3-Week Series: Double Blessing


Summary: Taking a look at the difference between worldly sorrow and godly sorrow.


2nd Cor. 7:8-11

INTRODUCTION: Two weeks ago preached on our need for godly confidence so we can overcome sin and get through the hardships in life as well as exercising our gifts by the power of the Holy Spirit. Last week I preached on how we need to leave the past in the past if we are to move forward. As a lack of confidence and looking back keep us stuck, today I want to talk about something we need to have so we can move forward and that’s godly sorrow.

BACKGROUND: 2nd Cor. is actually the fourth letter Paul wrote to this church. Paul had much to contend with in helping to shape them into a thriving church. There were false teachers who were trying to discredit Paul and throw the people into confusion. There were other temples and gods that were worshipped. One of which was the temple of Aphrodite, the goddess of love, that housed up to 1,000 “religious” prostitutes so sexual immorality was rampant in the city. So much so that the phrase, “to Corinthianize” meant “to practice sexual immorality”. With so much ungodliness around them it would be easy for the church to get caught up in the various temptations and the paganistic mindset of the day. So there was obviously the need and a sense of urgency for Paul to highlight the necessity of having godly sorrow. It’s no different for us.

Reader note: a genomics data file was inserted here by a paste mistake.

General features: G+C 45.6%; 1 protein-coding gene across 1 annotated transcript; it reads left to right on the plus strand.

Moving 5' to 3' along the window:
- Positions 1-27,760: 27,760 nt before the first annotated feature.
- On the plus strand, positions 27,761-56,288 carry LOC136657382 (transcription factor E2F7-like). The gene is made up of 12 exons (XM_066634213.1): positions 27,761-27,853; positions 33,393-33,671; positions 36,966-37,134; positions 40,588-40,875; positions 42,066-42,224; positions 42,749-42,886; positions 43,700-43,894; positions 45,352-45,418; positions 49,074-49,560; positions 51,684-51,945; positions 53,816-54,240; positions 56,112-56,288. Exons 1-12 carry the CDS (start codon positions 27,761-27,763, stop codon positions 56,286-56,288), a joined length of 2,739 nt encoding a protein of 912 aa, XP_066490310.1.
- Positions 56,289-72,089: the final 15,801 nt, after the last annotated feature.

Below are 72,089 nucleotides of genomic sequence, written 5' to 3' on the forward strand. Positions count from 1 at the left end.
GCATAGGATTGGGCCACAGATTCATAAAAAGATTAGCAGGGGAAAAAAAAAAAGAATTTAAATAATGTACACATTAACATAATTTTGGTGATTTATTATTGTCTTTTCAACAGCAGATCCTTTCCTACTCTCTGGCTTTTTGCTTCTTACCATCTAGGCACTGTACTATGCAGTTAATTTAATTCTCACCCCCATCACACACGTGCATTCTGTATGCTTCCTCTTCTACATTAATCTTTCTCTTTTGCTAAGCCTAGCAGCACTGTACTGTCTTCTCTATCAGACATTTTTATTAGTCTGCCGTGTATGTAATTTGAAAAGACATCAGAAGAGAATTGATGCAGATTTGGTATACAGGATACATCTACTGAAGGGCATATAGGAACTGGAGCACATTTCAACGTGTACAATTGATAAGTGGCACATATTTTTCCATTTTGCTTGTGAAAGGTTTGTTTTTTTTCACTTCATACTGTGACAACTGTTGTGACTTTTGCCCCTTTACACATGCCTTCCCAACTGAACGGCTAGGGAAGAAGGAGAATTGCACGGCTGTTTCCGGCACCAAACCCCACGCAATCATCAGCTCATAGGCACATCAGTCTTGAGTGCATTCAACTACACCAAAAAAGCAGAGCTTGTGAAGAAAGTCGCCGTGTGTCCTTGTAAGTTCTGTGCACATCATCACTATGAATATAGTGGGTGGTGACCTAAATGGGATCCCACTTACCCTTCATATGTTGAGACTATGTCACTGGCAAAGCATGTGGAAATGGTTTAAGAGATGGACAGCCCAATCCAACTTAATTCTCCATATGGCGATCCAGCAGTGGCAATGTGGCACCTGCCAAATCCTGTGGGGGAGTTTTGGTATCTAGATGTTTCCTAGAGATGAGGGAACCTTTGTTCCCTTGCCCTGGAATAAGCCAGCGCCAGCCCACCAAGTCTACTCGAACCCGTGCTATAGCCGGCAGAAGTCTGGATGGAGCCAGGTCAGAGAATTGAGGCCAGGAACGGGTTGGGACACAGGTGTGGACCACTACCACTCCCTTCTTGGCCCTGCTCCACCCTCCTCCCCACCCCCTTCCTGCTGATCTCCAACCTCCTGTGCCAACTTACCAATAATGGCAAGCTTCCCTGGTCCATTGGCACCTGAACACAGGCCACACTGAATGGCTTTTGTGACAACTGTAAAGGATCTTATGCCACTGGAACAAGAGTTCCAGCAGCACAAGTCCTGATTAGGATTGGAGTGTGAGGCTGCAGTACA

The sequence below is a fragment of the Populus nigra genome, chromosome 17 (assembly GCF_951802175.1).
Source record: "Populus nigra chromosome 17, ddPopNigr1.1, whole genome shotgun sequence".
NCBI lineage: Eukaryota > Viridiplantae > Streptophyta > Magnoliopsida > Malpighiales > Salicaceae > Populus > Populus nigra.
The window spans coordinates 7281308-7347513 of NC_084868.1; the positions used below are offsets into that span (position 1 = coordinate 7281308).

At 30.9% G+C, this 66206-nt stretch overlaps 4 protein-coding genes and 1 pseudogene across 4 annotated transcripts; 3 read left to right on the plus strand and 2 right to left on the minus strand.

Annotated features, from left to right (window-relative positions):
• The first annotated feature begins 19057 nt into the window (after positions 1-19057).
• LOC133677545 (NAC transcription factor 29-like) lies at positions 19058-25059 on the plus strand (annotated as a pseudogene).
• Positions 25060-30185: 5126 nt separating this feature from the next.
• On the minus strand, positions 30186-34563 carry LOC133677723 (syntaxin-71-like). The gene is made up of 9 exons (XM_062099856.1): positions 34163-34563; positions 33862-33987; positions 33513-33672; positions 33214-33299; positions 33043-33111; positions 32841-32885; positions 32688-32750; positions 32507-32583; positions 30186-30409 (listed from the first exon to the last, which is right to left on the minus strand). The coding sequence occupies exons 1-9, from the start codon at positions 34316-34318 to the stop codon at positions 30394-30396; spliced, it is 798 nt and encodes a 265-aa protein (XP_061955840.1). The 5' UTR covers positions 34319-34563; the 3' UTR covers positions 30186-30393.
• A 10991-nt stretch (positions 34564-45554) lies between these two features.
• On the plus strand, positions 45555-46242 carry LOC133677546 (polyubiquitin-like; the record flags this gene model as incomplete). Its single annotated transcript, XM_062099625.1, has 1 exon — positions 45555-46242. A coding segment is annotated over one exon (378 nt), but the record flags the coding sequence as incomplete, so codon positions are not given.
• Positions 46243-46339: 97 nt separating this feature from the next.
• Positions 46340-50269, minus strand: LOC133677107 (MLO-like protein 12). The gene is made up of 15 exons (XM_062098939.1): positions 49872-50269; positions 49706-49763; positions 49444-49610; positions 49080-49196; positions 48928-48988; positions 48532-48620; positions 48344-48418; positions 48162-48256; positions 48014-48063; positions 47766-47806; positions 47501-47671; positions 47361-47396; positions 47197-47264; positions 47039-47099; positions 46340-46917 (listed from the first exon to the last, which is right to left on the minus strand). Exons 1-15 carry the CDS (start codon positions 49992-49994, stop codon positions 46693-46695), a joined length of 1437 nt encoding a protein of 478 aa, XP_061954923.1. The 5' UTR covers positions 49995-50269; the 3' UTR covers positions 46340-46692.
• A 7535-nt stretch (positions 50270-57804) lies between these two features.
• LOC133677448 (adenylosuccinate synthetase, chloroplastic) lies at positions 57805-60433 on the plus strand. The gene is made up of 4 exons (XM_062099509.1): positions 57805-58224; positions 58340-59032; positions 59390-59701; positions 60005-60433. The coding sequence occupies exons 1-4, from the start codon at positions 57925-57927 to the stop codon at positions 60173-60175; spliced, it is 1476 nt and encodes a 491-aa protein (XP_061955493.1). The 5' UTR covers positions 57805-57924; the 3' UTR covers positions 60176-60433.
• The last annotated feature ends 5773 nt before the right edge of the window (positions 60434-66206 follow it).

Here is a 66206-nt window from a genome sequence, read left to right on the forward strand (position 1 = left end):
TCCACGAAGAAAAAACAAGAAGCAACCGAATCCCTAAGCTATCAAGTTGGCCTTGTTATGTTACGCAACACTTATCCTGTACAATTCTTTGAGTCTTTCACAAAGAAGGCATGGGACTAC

1) We need to be sorrowful (8-9). Paul wrote a previous letter to them addressing some serious issues. One of the issues Paul had to address was their sexual immorality and their approval of such behaviors-1st Cor. 5:1-2, “It is actually reported that there is sexual immorality among you, and of a kind that does not occur even among pagans: A man has his father’s wife. And you are proud! Shouldn’t you rather have been filled with grief and have put out of your fellowship the man who did this?” Paul rebuked them and I’m sure it came across pretty harsh. Paul regretted having to write the letter but he didn’t regret the letter itself. Why? Because it produced godly results. It hurt them but it didn’t last. They got over the pain of the rebuke and moved onto repentance and because of that, Paul was happy. He wasn’t happy they had to be rebuked, he was happy that his rebuke caused them to consider their sin and repent from it. When we’re confronted about our sin the best thing we can be is sorrowful. Without sorrow there’s no conviction and therefore no repentance.